Members of the government’s Fiscal and Economic Council do not seem to realize that the major economic problem in Japan, unlike in the United States, is too much saving and too little spending. Koizumi’s reform agenda will lose much needed public support if policymakers remain indifferent to incentives for the majority, while concentrating on a limited number of high-income earners. The tax rate for the highest income group in Japan is roughly equal to that in the U.S.
The proposed size-based local business tax — according to wages and capital — will apply to all companies. Increased labor and capital costs would give an additional impetus to Japanese companies to move production and employment overseas as well as dampen investments and entrepreneurships in Japan. It would victimize employment and capital, retarding economic revitalization and fiscal health. Germany and France have abolished similar taxes, which they realized choked business activities.
A natural alternative is to increase the consumption tax, which businesses and individuals must pay regardless of their incomes. The government should present the entire picture of Japan’s crisis to the voters and make every effort to persuade them to accept a higher tax.
Regarding deregulation, the government repeats such rhetoric as “strengthening Japan’s industrial competitiveness through deregulation of the transportation, distribution, energy and information-technology sectors.” Yet delays in reform are very discouraging.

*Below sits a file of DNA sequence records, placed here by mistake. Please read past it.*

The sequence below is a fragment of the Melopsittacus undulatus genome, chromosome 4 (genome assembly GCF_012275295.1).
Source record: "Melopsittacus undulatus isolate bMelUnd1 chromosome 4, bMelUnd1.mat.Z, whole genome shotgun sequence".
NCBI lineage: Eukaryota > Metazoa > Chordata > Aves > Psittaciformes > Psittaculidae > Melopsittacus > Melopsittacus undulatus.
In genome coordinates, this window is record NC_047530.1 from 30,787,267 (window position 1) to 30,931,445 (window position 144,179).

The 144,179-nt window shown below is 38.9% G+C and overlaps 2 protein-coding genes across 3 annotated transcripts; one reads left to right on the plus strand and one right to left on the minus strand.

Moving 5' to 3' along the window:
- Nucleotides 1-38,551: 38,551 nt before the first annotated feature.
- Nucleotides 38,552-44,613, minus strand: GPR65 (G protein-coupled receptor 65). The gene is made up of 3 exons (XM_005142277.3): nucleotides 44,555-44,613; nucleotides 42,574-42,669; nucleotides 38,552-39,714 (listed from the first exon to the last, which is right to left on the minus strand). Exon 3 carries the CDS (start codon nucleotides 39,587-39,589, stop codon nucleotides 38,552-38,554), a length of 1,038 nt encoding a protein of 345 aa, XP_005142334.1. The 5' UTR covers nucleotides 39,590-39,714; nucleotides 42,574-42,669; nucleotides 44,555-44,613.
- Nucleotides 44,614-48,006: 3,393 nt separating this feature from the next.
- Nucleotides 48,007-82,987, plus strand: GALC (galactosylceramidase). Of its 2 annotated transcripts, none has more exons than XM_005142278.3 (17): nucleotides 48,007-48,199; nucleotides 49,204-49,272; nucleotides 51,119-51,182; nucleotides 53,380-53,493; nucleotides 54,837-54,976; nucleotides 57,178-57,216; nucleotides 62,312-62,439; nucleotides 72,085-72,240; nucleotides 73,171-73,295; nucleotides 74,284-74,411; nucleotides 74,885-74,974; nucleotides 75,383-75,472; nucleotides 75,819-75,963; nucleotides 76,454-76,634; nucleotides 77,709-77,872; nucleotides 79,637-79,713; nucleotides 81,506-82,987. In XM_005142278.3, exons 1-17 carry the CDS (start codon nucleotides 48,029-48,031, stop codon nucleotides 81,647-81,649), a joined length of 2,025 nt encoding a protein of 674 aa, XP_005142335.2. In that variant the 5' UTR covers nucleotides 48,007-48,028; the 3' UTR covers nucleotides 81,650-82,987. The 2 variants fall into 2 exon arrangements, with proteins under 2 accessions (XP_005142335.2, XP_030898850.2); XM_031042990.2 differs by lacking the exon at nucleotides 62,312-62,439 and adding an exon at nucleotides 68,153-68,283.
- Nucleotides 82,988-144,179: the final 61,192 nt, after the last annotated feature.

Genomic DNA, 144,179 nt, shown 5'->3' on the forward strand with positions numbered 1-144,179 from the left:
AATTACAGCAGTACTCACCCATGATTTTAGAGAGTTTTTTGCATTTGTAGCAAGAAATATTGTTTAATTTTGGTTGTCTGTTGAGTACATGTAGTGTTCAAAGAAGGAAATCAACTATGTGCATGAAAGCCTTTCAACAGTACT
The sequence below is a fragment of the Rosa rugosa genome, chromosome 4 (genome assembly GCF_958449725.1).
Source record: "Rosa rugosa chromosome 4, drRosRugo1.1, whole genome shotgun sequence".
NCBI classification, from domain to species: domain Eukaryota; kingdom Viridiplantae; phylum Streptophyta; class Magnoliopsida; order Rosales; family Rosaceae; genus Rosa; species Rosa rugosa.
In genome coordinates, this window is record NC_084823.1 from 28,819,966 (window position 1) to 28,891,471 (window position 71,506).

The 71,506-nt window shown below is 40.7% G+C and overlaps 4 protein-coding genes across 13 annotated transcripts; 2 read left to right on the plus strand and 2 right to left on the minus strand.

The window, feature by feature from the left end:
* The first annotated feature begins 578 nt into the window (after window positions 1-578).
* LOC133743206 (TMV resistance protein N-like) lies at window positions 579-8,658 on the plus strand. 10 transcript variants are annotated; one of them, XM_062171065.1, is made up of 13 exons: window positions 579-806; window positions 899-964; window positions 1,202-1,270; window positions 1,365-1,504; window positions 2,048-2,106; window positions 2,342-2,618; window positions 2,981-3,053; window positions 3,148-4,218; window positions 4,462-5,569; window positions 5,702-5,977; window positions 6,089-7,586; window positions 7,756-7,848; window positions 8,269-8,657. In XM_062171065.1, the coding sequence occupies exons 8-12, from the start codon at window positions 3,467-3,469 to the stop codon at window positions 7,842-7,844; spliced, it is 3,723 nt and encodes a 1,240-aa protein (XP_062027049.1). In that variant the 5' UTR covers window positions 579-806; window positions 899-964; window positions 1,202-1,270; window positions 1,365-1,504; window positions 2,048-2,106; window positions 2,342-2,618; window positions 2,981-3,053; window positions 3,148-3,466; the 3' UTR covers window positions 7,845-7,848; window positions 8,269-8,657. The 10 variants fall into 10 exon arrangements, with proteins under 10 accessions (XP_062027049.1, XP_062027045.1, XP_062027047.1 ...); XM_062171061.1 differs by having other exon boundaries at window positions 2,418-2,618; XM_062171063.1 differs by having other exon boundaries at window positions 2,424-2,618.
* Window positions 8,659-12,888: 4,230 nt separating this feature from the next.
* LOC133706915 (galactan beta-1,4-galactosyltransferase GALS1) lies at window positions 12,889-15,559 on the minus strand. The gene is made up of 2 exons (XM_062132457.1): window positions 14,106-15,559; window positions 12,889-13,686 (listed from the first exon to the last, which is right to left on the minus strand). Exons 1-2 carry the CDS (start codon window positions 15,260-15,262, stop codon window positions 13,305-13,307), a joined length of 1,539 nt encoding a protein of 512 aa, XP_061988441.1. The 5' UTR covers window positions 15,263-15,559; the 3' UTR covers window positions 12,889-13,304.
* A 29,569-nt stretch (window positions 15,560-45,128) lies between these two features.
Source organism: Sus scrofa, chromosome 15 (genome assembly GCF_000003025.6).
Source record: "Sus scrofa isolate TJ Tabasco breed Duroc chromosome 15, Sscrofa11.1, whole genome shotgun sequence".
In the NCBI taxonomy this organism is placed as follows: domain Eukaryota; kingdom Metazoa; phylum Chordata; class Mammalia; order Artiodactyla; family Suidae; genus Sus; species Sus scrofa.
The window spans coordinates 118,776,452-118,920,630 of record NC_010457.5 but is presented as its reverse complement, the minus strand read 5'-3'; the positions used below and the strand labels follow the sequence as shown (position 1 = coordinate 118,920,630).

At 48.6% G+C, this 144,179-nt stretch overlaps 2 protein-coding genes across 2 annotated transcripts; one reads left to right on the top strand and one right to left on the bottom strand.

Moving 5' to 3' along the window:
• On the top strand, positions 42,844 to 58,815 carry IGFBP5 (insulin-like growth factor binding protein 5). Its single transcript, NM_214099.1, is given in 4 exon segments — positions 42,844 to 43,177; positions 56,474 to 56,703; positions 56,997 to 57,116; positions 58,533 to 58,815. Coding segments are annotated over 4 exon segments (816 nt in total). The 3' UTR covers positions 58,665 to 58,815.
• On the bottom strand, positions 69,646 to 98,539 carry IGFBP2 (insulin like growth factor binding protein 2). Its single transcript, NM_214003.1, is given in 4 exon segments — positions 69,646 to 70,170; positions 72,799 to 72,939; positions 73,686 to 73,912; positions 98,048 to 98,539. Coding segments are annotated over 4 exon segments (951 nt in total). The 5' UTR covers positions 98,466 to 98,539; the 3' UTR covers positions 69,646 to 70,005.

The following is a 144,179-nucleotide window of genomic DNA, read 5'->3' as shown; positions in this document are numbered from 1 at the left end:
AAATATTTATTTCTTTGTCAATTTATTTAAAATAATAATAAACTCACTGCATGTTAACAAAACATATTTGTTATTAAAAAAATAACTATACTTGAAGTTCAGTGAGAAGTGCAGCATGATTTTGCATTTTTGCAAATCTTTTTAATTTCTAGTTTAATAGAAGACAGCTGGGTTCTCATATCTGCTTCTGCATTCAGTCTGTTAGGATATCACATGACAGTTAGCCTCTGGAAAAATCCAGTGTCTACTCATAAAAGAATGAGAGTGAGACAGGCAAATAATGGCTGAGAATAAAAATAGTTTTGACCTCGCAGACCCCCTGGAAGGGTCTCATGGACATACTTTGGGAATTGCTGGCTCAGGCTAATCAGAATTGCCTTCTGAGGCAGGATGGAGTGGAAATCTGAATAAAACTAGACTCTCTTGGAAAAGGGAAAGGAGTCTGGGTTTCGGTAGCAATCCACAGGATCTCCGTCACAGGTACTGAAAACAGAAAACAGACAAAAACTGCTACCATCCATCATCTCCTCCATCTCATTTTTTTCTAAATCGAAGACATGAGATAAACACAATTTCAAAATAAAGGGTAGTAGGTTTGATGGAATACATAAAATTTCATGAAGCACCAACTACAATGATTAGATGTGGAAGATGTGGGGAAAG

For example, the government plans to “accelerate, as from fiscal 2002, efforts to open major ports 24 hours a day as soon as possible.” But because of high costs and complicated regulations, major distribution bases have already moved to neighboring countries.
The direction of Koizumi’s reforms remains fuzzy because his programs are filled with empty rhetoric and proposals impeding economic revitalization. This clouds the path to self-sustaining economic growth, making the voters anxious. They are also disappointed with the lack of decisive government measures to deal with a spate of political scandals. Public support ratings of 40 to 50 percent could drop and prove fatal for Koizumi administration.
Japan’s predicament is that, if the Koizumi administration fails, there will be no alternative government to push reforms. The voters do not want a government controlled by the LDP’s old-guard, but the opposition Democratic Party of Japan is unlikely to come up with credible reform plans.
Koizumi reforms present an opportunity that is too precious to lose. This chance for the Japanese people will be lost if time is wasted as a result of misplaced priorities and a fuzzy process to economic growth.
It is not enough for Koizumi to merely repeat his determination; he must revise his plans to secure public support. Koizumi’s economic advisers are also to blame for the defects in his reform plans. Koizumi should not hesitate to reshuffle his team of economic advisers.